On this page you will find all of ACB’s publications. To the right are the search categories that will help you navigate around the ACB’s extensive work.

STOP RISKY GM MOSQUITO RELEASES – WE HAVE THE RIGHT TO SAY NO

Open Letter

We, the undersigned civil society organisations in Africa, hereby call upon the Bill and Melinda Gates Foundation and the Target Malaria project to stop the intended release of 10 000 genetically modified (GM) “male sterile” mosquitoes in Burkina Faso, as the release poses unacceptable risks to human beings and the environment.

Briefing Paper: GM Mosquitoes in Burkina Faso

Briefing paper

In this briefing paper ACB, TWN and GeneWatch UK discuss that genetically modified (GM) mosquitoes were exported from Imperial College in London to Burkina Faso in November 2016. They are currently in “contained use” facilities in Bobo-Dioulasso, and are being used in experiments by a research consortium called Target Malaria.

RNA interference GMOs to enter South Africa and Nigeria

Publication

In this Alert, the ACB warns that the South African government received an application for the commodity clearance (import for food, feed and processing) of a ‘multi-stacked variety’ of genetically modified (GM) maize – MON87427 × MON89034 × MIR162 × MON87411, which represents the entry of the second generation of genetically modified organisms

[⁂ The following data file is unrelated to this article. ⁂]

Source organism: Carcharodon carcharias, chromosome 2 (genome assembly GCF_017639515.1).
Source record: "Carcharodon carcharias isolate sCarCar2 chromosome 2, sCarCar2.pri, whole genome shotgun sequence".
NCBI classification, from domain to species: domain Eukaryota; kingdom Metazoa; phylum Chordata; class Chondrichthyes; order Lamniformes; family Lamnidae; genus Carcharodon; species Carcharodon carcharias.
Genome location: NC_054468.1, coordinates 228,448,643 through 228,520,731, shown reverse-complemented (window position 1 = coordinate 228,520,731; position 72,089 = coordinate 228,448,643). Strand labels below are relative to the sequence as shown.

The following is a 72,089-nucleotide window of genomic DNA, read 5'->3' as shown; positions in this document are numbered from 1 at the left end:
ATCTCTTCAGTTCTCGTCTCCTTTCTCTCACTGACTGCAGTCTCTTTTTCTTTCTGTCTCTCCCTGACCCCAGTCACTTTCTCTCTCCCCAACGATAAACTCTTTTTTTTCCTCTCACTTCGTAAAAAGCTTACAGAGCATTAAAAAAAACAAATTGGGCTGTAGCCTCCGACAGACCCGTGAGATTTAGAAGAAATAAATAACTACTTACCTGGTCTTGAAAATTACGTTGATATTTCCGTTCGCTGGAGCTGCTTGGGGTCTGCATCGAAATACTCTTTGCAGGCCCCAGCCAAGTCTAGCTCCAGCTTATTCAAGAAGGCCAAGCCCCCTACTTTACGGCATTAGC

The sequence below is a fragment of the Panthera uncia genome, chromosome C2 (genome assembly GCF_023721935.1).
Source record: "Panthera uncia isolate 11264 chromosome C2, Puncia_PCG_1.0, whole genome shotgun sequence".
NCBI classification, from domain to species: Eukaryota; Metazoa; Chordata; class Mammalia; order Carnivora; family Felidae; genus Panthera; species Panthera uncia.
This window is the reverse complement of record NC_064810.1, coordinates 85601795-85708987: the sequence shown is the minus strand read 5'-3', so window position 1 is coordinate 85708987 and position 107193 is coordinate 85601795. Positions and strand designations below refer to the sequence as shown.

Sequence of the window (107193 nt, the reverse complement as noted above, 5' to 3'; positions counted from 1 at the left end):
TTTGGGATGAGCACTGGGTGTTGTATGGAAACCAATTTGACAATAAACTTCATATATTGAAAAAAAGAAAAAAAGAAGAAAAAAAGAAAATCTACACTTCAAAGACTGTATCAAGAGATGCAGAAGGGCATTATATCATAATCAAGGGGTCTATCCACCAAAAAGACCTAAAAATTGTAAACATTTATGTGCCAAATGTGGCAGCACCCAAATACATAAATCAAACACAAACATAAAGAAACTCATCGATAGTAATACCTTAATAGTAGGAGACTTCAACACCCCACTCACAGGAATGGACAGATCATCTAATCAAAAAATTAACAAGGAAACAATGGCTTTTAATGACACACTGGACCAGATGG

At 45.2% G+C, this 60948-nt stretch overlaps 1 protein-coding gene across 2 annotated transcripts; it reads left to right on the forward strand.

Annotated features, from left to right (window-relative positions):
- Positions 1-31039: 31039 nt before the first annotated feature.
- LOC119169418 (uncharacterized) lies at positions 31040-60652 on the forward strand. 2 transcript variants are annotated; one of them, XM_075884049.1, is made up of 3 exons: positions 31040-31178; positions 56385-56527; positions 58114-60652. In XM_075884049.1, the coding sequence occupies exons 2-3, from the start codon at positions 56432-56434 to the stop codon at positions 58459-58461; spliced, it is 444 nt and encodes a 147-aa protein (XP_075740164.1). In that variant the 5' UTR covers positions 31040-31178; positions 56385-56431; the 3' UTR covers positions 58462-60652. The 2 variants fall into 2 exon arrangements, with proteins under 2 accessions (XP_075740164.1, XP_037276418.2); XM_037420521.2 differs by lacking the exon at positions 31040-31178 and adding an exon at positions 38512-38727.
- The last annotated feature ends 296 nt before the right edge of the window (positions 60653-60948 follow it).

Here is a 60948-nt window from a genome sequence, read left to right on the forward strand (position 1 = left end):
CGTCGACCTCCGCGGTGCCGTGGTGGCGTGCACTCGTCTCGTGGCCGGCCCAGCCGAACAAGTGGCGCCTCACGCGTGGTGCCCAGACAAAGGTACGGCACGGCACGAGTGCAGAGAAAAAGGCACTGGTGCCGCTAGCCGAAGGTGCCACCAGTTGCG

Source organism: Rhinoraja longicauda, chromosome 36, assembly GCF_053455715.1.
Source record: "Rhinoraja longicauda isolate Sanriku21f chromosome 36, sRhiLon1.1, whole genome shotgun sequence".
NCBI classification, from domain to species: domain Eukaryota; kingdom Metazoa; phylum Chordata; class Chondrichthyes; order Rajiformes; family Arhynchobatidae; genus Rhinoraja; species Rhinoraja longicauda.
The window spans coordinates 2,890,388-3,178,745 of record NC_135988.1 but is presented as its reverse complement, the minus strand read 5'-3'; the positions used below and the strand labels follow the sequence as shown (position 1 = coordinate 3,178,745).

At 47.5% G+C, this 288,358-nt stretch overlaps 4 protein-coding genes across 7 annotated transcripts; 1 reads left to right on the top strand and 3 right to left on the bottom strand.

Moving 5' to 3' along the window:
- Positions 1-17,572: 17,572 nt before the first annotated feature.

Towards socially just and ecologically sustainable seed policies for Africa: Farmers, CSOs meet in Harare

Briefing paper
Publication
Report

Seed policy in sub-Saharan Africa is developing and changing fast, as the seed industry continues to expand its reach. A huge amount of energy and resources are being directed at harmonising seed and intellectual property legislation at the regional level through regional economic communities.

Hands OFF Our Food Systems! Small Farmers NOT Corporates Feed Africa

Briefing paper
Publication
Report

This lobby paper Who will feed Africans: Small-scale farmers not corporations! produced by the partnership between FoEA and ACB, makes the compelling case for African agriculture to transition towards agroecology and food sovereignty, recognising and strengthening the role of small scale farmers, rather than benefiting few large scale c